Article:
Izvestia, November 14, 2002, p. 3 EV

Late on Tuesday, deputy governor Mikhail Babich of the Ivanovo region was appointed prime minister of Chechnya. He replaced Stanislav Ilyasov who had assumed office of federal minister. Before the appointment in question, Babich had worked in the private sector, had successful experience in the election campaign team of Boris Gromov, held office of Moscow region deputy prime minister. Legal proceedings were instituted twice against Babich but in both cases the prosecutor’s office failed to provide any conclusive evidence.

The Chechen prime minister’s spokeswoman Alla Vlazyeva told us that both incoming and outgoing prime ministers are due in the city of Grozny late this week. “We have only seen Mikhail Babich on TV so far,” she said.

It was decided as far back as a month ago to appoint Babich prime minister of Chechnya, according to Governor Vladimir Tikhonov of the Ivanovo region. “We simply did not hurry to reveal the decision.” Currently, Babich is in Moscow. He will come back on Monday to hand over his responsibilities. Babich was recommended for the post of Chechen prime minister owing to his outstanding proficiency in financial and economic matters. This will do him credit in Chechnya where there is a great deal of embezzlement.

Babich, 32, was born in Chechnya. In 1990-1994 he served as senior officer in airborne troops. In 1995-1999 he worked in the private business sector, then held the post of deputy director general with state unitary enterprise “Federal Agency for Food Market Regulation” under the Agricultural Ministry. As a consequence of Boris Gromov’s win of a Moscow region governor election, Babich took office deputy governor, but was forced to quit soon: his name was mentioned in connection with misappropriation of U.S. humanitarian aid. A legal action was brought against him to be closed afterwards. After Babich became deputy governor of the Ivanovo region he was accused of embezzlement again but managed to emerge unscathed.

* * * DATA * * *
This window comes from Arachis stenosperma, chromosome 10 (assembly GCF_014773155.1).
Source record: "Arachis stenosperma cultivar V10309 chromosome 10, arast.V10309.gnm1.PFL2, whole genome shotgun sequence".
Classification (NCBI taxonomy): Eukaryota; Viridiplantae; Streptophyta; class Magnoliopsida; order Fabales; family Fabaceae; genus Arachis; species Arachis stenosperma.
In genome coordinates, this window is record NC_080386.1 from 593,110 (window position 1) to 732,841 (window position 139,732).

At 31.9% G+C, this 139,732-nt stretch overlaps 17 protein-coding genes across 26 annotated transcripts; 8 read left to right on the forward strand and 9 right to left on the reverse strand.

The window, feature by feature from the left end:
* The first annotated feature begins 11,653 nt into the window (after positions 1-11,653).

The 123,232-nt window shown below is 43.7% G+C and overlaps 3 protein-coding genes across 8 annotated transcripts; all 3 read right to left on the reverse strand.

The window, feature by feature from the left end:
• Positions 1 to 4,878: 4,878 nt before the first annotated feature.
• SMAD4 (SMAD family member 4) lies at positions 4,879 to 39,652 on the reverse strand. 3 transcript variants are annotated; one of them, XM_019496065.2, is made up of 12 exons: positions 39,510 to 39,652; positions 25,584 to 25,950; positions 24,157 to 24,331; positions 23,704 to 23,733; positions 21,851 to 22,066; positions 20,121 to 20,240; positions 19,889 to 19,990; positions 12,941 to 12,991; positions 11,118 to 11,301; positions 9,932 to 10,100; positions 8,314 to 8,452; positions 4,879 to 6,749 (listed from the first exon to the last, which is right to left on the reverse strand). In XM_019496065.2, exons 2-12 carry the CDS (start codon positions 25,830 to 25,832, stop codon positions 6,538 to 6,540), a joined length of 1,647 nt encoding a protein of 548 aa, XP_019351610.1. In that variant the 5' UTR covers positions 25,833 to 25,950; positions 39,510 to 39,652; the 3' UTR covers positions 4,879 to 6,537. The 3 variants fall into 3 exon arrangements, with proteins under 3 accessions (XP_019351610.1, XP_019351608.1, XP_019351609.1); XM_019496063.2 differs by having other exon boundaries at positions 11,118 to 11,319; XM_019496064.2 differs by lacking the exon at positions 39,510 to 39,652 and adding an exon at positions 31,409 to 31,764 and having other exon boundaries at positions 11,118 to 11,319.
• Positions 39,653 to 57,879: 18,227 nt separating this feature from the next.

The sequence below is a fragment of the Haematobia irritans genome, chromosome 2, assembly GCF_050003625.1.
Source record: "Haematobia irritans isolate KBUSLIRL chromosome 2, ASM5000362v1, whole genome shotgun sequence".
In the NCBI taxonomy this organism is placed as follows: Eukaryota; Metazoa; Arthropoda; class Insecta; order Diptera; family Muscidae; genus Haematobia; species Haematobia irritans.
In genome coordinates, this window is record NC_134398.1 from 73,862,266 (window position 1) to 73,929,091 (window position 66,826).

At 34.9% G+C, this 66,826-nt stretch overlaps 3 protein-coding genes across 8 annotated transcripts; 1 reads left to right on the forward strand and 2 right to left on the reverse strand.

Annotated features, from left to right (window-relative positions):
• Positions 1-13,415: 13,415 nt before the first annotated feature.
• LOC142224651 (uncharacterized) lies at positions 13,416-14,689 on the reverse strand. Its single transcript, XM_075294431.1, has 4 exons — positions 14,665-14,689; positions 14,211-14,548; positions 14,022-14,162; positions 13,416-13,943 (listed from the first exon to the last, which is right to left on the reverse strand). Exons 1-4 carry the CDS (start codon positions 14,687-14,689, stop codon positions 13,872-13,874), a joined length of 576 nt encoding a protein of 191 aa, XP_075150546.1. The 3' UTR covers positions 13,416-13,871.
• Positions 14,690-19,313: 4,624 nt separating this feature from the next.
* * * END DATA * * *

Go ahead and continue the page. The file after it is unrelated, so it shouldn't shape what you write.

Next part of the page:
Izvestia, November 14, 2002, p.3 EV

Some 2,000 Chechen refugees that are currently staying in Ingushetia have sent an open letter to President Nursultan Nazarbayev of Kazakhstan. They are applying for a refugee status and permission to reside in Kazakhstan. The Interior Ministry of Kazakhstan does not regard the Chechens as refugees, however, since all of them are citizens of the Russian Federation and no one drives them away from Russia. Besides, the Kazakh authorities have no confidence that no Chechen militants will penetrate into the republic under the guise of refugees. Despite this fact, representatives of the Chechen and Ingush diasporas are going to meet today in Astana with top officials of Kazakhstan in order to discuss a move of the first three hundred Chechen families from Ingushetia to Kazakhstan.